China Launches New Navigation Satellite

Chinese Long March 3A Rocket Orbits New Satellite
China has developed a family of boosters over the years, including new development of a heavy-lift launcher to fly by 2011. Image (Image credit: China National Space Administration)

China launched a new memberof its budding satellite navigation system Tuesday, the first of up to 10 suchspacecraft scheduled to be added by the end of next year.

The Compass G2 satelliteblasted off at 1616 GMT (12:16 p.m. EDT) from the Xichang launch base insouthwestern China's Sichuan province, the state-run Xinhua news agencyreported.

A Long March 3C boosterdeployed the navigation satellite into a geostationary transfer orbit with ahigh point of about 22,250 miles, a low point of about 125 miles and aninclination of 20.5 degrees, according to tracking data.

Compass G2 will soon useits own propulsion system to reach a circular orbit along the equator at analtitude of about 22,300 miles.

The new spacecraft is the secondsatellite of China's second-generationnavigation fleet, which will eventually include more than 30 satellitesparked in geostationary and medium-altitude orbits, according to Xinhua.

China launched the firstCompass satellite bound for a medium-altitude orbit two years ago. Compass G2is the first geostationary satellite of the group.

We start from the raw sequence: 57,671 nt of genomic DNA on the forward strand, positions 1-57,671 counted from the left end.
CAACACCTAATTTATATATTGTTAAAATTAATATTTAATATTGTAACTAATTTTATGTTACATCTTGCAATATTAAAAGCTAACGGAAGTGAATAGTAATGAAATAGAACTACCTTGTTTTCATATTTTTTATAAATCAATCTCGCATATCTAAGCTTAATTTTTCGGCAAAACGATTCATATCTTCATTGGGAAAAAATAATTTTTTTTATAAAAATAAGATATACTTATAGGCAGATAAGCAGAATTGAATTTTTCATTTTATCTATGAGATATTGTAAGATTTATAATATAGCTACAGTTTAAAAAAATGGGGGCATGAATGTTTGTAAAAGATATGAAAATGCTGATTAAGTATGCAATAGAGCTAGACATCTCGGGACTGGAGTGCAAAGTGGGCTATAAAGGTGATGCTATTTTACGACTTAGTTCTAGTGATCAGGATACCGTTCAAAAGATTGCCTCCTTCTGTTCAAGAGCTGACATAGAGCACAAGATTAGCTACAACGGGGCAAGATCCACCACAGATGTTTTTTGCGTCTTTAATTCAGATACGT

The fleet will beam preciseposition, altitude and time information to users on the ground.

Up to 10 more Compasssatellites could be launched by the end of next year, according to Xinhua.

Officials predict theCompass system will be completed by 2015 to provide global navigation coverage,supplanting the U.S. Global Positioning System in Chinese cars, cell phones andother commercial applications.

Other applications for thesystem include transportation, meteorology, petroleum prospecting, forest firemonitoring, disaster response, telecommunications and public security,according to Xinhua.

The first-generation Beidouconstellation provides only regional coverage over China, according toXinhua.

Tuesday's flight wasChina's first space launch of 2009 and the 18th launch worldwide to reach orbitthis year.

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Stephen Clark is the Editor of Spaceflight Now, a web-based publication dedicated to covering rocket launches, human spaceflight and exploration. He joined the Spaceflight Now team in 2009 and previously wrote as a senior reporter with the Daily Texan. You can follow Stephen's latest project at and on Twitter.